Dr. Henry Faulds was a Scottish physician with strong Christian beliefs. In 1873 he went to Tokyo as a medical missionary and established the Tuskiji Hospital, where he also served as surgeon superintendent. Some time in the late 1870s he got involved in a nearby archaeological dig. It was during this time that he discovered imprints in ancient pottery shards and became interested in the science of human fingerprints.
A Dramatic First Step
In addition to founding a hospital, Faulds lectured at a university in Tokyo. He had previously noted the swirls on his own fingertips in lectures, so to study how they grew and if they could change, he enlisted the aid of his students. They collected their own fingerprints, then shaved them off with razors until no pattern could be traced. The experiments were repeated using various methods to remove the prints. After two years, Faulds had a large collection of fingerprints. He could demonstrate that they were unique and grew back in the same patterns every time. He wrote to famed naturalist Charles Darwin to request help in promoting the idea of fingerprints to identify criminals. Darwin passed the letters on to Francis Galton, also a noted scientist.
A Competing Claim
In 1880 Nature magazine published a paper in which Faulds observed that fingerprints could be used to catch criminals and explained how it could be done. The following month Sir William Herschel published a letter in the same magazine, explaining that he had been using fingerprints as signatures to identify criminals in India for more 20 years. This led Francis Galton to mistakenly report in a paper for the Royal Institute that Herschel had first suggested using fingerprints as forensic tools.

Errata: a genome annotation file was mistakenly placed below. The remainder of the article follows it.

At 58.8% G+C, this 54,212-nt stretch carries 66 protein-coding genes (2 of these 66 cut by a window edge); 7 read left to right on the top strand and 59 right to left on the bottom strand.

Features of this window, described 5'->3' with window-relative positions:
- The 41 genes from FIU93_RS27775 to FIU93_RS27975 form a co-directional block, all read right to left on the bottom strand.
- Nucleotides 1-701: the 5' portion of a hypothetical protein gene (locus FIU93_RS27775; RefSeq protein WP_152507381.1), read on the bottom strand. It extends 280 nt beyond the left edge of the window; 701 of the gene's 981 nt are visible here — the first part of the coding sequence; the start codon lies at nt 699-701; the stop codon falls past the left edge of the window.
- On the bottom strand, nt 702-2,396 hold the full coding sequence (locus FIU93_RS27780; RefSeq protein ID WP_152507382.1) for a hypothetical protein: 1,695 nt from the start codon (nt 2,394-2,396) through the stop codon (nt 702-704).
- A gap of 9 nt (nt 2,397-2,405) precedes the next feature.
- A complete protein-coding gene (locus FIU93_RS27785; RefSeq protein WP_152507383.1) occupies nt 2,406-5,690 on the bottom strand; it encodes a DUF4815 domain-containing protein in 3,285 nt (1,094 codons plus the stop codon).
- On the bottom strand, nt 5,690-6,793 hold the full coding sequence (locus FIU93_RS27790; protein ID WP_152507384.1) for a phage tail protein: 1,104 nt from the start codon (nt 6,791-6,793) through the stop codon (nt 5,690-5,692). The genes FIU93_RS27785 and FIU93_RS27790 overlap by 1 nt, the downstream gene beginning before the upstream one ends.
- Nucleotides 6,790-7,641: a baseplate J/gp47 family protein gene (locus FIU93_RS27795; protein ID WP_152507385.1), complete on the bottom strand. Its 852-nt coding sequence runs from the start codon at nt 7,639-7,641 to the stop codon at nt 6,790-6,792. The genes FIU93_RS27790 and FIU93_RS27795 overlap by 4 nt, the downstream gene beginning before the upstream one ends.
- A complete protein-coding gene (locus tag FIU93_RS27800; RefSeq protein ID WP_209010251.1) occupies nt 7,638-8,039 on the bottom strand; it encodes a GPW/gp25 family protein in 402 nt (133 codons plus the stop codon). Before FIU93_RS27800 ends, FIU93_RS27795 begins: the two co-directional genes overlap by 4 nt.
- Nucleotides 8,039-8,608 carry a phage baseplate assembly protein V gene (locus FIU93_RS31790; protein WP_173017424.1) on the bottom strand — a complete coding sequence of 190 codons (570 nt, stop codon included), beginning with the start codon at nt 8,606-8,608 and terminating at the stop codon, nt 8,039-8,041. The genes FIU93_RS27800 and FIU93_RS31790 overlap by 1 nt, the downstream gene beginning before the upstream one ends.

A Legacy Obscured
Faulds and Herschel found themselves in a war of letters. The 1892 publication of Francis Galton's book on fingerprinting complicated matters for Faulds, as it made no mention of his work on fingerprinting or the letters Darwin had passed on to Galton more than a decade prior. After 37 years of correspondence, Herschel relented and published another notice in Nature, acknowledging that Faulds had originated the idea. Forensic fingerprinting was at this time being supplemented by Alphonse Bertillon's anthropometric identification system, which made use of developments in photography. Herschel's admission went largely unnoticed.
Faulds had offered his system to Scotland Yard in 1886. The offer was declined, but in 1901 a British fingerprinting bureau was established by a former colleague of Francis Galton's. Though it came after his death in 1930, a memorial was erected to Faulds in Tokyo in 1951, followed by another unveiled in his home town of Beith, Scotland in 2004.
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